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How Did World War One Effect The British Civilian Population?

Title explains itself.

World War I began on July 28, 1914, when Austria-Hungary declared war on Serbia. This seemingly small conflict between two countries spread rapidly: soon, Germany, Russia, Great Britain, and France were all drawn into the war, largely because they were involved in treaties that obligated them to defend certain other nations. Western and eastern fronts quickly opened along the borders of Germany and Austria-Hungary. World War 1 affected the British civilian population in many ways; firstly due to the German U Boat campaigns many British merchant ships were sunk, this made the British Government introduce rationing. During world war 1 the women were effected, as there was a change of society for them. This meant that women could now get more jobs than the limited amount that they had before, and they could also get degrees. One of the main affects on the British civilian population was the high amount of deaths from zeppelin attacks in 1914-1917. Overall during the war there were two thousand British civilians were killed by enemy raids- rather fewer tan the sixty six thousand who were to be killed in the Second World War.

In World War 1 the British government thought of the idea of rationing, it was made to stop the British population from starving. The idea of rationing food was afraid of being highly unpopular and that it would sustain the rumor of the German U-boat campaign succeeding. In April 1917 the U-Boats sank over 370 merchant ships carrying supplies. One in every four merchant ships leaving a British port was being sunk. Due to these high figures off food loss, rationing had to take place or Britain would go to a point of starvation. When rationing was first introduced the government was encouraging voluntary measures such as rowing more food in private gardens or going without meat one day of a week. It allowed bakers to save on flour by using flour substitutes instead. This included potatoes. People often would complain about the bread however it was never rationed.

In 1917 the government began to respond to the loss of merchant ships from German U-Boat attacks. The price of a loaf of bread had more than doubled since 1914 and the government ordered a cut of twenty five % in its price. Controlling prices weas certainly new for a British government but the introduction of rationing in 1918 was even more dramatic.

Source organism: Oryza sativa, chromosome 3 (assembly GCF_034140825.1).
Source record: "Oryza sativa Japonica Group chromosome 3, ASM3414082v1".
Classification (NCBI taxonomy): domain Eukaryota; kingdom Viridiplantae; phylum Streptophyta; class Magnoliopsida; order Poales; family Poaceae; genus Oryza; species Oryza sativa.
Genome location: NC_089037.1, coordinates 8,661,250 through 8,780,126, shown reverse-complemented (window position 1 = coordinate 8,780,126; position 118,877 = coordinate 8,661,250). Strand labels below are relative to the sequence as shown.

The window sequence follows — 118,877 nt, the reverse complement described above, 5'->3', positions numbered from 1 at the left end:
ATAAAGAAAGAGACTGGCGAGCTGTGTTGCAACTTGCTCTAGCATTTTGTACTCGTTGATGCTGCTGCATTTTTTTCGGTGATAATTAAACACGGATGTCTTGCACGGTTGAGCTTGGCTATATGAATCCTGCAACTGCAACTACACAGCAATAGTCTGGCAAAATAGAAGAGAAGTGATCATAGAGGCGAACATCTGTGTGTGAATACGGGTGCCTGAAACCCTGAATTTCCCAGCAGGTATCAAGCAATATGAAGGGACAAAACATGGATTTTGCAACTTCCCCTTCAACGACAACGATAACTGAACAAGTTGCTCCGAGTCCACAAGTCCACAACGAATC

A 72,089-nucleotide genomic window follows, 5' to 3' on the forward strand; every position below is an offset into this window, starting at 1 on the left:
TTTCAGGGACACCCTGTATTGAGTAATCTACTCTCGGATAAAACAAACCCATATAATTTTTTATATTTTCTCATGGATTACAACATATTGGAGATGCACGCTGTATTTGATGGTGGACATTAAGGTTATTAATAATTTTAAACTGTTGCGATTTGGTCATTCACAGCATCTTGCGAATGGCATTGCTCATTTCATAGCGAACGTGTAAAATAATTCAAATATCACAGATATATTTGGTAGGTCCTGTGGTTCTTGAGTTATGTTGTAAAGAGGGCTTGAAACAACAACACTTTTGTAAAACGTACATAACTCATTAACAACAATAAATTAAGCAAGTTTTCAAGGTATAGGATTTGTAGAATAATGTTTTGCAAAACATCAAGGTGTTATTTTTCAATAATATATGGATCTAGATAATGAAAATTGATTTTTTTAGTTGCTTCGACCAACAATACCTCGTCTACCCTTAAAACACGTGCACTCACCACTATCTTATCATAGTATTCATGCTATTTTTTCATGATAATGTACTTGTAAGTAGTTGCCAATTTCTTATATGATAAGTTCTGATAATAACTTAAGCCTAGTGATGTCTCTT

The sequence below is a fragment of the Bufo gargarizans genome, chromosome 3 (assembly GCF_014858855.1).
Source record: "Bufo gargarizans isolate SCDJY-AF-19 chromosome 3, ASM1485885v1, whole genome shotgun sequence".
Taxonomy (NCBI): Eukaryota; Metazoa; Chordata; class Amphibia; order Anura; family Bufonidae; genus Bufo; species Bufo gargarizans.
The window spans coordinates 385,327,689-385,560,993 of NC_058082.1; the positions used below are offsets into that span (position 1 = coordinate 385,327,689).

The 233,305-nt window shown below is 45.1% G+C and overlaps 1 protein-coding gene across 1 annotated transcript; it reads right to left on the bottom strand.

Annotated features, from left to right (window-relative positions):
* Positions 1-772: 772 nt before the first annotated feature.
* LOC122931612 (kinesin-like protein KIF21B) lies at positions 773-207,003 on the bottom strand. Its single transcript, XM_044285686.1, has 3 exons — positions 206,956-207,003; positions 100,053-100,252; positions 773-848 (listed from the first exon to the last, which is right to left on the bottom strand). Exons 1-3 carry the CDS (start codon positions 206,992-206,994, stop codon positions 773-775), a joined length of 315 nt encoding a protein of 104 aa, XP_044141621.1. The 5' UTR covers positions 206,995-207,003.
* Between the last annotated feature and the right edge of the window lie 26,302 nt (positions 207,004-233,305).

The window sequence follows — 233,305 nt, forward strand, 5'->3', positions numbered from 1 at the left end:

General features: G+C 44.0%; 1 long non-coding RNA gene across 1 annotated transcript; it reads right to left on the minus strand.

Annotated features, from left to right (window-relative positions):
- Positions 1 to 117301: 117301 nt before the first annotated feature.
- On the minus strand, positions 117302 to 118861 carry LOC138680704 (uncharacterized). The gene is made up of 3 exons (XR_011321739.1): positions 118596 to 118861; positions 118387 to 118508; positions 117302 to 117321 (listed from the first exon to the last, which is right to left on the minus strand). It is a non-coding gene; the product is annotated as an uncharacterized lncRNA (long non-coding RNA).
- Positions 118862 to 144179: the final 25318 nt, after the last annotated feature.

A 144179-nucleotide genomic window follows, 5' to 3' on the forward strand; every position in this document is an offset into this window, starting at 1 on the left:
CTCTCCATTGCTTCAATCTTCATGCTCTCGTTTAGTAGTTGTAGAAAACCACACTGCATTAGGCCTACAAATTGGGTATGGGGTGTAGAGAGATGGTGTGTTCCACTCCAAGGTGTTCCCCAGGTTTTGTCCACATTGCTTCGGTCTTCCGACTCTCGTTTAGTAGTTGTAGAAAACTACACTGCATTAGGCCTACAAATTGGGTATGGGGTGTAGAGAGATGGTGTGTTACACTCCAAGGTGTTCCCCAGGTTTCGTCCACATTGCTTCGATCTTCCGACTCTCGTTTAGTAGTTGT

In the first World War the main affect on the civilians were the deaths. These deaths were caused by constant and lethal zeppelin attacks. In December 1914, three German cruisers shelled three English coastal towns. Causing 700 casualties and then in 1915 the Zeppelin airship raids began. Zeppelins were slow, full of flammable gas and carried a small bomb loads. The zeppelin raids in 1915 killed fewer than 150 people and had little effect on morale but they did increase popular hatred of the Germans as “baby killers”. By 1917 the Germans had stopped using Zeppelins but aeroplanes. Aeroplanes were much more effective for bomb raids due to them carrying larger bombs and were used during the day. Once a raid killed one hundred and sixty two people.

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User Comments
  1. ma names nina

    On November 8, 2009 at 2:16 pm

    dis in quite gid for ma history test a gotta do, much apprecraichin tae hooeva made ihs

  2. Bill T.

    On March 4, 2010 at 9:28 pm

    I was looking for the high number of British civilian deaths, reckoned to be more than 100,000. According to this it was not due to the zeppelin raids which apparently did not take out more than a few hundreds.

    The usual stuff about great benefits for women though,with almost 900,000 men dead in the war, and women from munitions factories suffering physically for the rest of their lives etc the benefits do not look so rosy. The influenza epidemic, spread by the war killed many more thousands.

    I think the articla is OK but suffers from being too pc and therefore lopsided and basically less intelligent than it could have been.

  3. Aladar

    On April 27, 2010 at 12:40 pm

    thanks for the comments im going to be posting more history articles up

  4. NO1

    On March 22, 2012 at 8:15 pm

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